Life's journeys: Language, culture, communication

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My Dad’s gone digital

How the technology we take for granted can leave our parents clueless.

It was always a mystery to me how my Dad managed to be the CEO of a  large construction company right up to the turn of the 21st century while being completely computer-illiterate. Don’t get me wrong, he wasn’t just impartial to computers or indifferent to their “charms”.  He had an outright aversion to the stuff.

Truth be told, he did buy me a computer when I turned 21. He brought in his chief IT consultant and installed in my room this new and expensive PC which, besides being the devil’s contraption, also took up a hell of a lot of space. (We used to live in this communist-era apartment building and my room was a meager 10 square meters. But at least it was square, you know what I mean? I had friends whose rooms were downright trapezoidal…) Anyway, I was a real poet at the time and swore to myself I would never end up writing on that thing, that profane, inhuman device, where words became numbers. (Fast-forward to 2013… and boy, did I betray my own ideals!) But even though that computer has been there, in my room, for like 15 years, my father has never touched it. Until recently.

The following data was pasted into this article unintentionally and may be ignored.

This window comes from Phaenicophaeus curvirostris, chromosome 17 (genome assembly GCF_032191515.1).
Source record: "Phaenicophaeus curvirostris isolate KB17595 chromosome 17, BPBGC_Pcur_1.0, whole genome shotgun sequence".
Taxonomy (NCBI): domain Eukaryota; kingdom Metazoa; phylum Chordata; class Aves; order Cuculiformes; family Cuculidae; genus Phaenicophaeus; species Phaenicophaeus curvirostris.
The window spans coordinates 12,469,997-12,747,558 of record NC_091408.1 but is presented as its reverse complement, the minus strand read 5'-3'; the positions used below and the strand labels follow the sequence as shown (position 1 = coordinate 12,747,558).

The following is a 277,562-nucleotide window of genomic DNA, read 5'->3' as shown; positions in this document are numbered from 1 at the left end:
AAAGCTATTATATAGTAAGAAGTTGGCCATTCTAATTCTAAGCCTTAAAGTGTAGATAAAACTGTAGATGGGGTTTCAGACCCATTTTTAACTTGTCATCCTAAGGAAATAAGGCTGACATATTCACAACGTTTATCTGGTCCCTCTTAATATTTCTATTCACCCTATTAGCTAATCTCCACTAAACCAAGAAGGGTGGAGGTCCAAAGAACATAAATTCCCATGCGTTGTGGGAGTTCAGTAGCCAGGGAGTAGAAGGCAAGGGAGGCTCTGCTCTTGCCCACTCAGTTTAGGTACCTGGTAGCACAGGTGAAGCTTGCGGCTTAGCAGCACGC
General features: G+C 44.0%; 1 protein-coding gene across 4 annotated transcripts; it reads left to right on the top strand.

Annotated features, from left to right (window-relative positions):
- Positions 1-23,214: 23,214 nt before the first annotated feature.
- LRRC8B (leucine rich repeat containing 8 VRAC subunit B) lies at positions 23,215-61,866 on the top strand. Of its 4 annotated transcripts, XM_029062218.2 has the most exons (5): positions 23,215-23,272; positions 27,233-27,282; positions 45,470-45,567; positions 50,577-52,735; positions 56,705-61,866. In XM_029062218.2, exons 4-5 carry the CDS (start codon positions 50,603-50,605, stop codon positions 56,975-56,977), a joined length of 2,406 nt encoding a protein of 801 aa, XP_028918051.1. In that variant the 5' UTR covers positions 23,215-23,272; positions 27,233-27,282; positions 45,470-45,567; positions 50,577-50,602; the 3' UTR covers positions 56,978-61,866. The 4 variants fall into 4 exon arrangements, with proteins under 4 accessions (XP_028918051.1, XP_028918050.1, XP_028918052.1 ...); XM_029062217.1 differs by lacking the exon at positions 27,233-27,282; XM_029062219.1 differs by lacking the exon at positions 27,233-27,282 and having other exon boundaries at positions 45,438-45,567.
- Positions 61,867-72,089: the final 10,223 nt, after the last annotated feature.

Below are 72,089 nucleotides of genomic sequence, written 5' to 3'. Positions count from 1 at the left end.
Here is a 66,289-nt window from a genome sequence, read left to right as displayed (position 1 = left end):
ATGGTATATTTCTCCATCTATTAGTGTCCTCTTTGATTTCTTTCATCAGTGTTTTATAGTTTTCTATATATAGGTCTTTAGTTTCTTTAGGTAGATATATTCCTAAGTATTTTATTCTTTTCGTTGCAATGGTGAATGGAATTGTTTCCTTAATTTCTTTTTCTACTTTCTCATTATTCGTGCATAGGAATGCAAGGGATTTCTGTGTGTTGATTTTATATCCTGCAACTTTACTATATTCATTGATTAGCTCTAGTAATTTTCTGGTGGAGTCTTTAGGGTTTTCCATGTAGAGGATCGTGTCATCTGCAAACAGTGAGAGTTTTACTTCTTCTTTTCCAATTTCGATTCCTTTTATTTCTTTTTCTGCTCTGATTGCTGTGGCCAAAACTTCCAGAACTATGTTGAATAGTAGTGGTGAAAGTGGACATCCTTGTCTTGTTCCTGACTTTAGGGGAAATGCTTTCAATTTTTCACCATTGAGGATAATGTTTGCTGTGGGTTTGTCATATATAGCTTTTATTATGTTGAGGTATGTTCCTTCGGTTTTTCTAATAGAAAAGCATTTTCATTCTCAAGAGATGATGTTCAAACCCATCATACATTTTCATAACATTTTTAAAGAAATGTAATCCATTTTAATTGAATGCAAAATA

What’s happened? He’s retired, that’s what’s happened. Not only that, but he has an enlarged prostate, and he likes to make himself crazy reading apocalyptic scenarios on the web, which invariably end with the word “cancer”. He still adheres to the no-emails policy, and, until recently, he had my mother look up pages for him. But he is definitely branching out into new areas and conquering territory. Last evening, his car fan broke down, so now he’s frantic to get his hands on a new one, and he’s heard there are some to be found on the Internet.

My dad entering the age of pixels
My dad entering the age of pixels

So this 63-year-old tough guy with an incredibly well-rounded classical education, who knows all of Verdi’s operas by heart and who read the entire European canon of literature in his teenage years, calls me up to get instructions on how to “ask” Google for the object of his desire. This old-school connoisseur of communication etiquette and himself a writer of finesse then asks the sweetest, most genuine question any pair of postmodern ears has heard in a decade:

“… So, when I type my search, DO I ALSO HAVE TO PUT A QUESTION MARK?”



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